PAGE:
Those are the words Cathy Hurst used to describe the moment when her son, Hayden Hurst, managed to catch up with Dak Prescott in the moments immediately following the Atlanta Falcons-Dallas Cowboys game back on Sept. 20.
Players and coaches from both teams were making their way across the field at AT&T Stadium in Arlington, Texas, for the customary postgame handshake and Hayden desperately wanted to speak with Prescott.
What happened in the weeks leading up to that moment and since has not only changed the way many of us view and talk about mental illness, but may have saved lives.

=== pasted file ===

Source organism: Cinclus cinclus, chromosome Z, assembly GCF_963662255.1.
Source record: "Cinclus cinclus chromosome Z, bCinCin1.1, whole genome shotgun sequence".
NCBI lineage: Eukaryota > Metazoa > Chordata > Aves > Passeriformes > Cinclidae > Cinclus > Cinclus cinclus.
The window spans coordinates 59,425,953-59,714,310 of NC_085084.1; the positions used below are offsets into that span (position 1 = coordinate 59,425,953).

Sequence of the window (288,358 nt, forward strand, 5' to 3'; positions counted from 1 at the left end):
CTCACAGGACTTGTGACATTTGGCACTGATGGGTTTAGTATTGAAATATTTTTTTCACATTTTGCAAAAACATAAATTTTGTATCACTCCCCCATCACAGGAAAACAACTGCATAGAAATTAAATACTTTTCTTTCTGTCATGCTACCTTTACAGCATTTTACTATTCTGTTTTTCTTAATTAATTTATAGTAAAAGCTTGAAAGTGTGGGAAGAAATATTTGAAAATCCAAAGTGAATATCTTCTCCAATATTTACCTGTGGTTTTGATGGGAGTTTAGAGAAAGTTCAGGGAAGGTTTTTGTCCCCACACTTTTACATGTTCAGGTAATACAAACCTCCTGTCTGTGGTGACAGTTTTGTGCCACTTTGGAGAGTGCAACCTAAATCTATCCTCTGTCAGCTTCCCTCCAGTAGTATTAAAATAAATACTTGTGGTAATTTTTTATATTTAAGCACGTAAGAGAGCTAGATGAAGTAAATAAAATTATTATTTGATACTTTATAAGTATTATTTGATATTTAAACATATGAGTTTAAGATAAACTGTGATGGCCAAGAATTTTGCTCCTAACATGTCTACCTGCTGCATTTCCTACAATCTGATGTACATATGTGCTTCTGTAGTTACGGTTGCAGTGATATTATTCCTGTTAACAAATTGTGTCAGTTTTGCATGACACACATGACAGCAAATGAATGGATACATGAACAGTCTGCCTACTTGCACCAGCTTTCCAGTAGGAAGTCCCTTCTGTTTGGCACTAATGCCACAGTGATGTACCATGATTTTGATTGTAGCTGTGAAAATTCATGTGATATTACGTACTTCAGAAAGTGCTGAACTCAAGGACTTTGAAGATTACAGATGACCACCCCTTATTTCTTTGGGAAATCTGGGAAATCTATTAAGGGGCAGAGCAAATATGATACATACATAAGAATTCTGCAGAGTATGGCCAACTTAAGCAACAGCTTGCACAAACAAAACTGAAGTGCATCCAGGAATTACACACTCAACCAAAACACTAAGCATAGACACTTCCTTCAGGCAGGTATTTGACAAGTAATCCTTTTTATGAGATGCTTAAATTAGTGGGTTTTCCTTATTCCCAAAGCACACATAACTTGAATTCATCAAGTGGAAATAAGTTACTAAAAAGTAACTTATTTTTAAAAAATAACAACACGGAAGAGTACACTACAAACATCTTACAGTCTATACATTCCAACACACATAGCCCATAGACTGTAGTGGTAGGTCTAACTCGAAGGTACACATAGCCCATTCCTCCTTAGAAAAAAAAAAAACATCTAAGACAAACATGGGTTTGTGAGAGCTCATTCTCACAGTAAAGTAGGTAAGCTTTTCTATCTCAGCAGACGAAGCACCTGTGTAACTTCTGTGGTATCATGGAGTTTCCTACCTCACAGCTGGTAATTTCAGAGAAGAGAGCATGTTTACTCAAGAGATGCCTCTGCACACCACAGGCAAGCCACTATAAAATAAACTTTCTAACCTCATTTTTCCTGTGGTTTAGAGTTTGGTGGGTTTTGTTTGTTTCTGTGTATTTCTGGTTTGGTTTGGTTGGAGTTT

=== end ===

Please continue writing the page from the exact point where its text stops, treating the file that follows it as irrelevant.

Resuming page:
Cathy had talked to Hayden the week before the game about Prescott.
The Hursts had heard about Prescott's story, about how his older brother Jace – the primary caregiver for their mother, Peggy, who died of colon cancer in 2013 – had committed suicide in April, and how Prescott talked openly about his own battle with depression during the early days of the COVID-19 pandemic.
"I said to Hayden, 'You're playing the Dallas Cowboys. Wouldn't it be awesome if you got an opportunity to talk to Dak?'" Cathy said.
What the Hursts didn't know at the time was that Hayden would end up being randomly selected for the team's "Mic'd Up" video series in Week 2 when the Falcons traveled to Texas to play the Cowboys.
It turned out to be a blessing.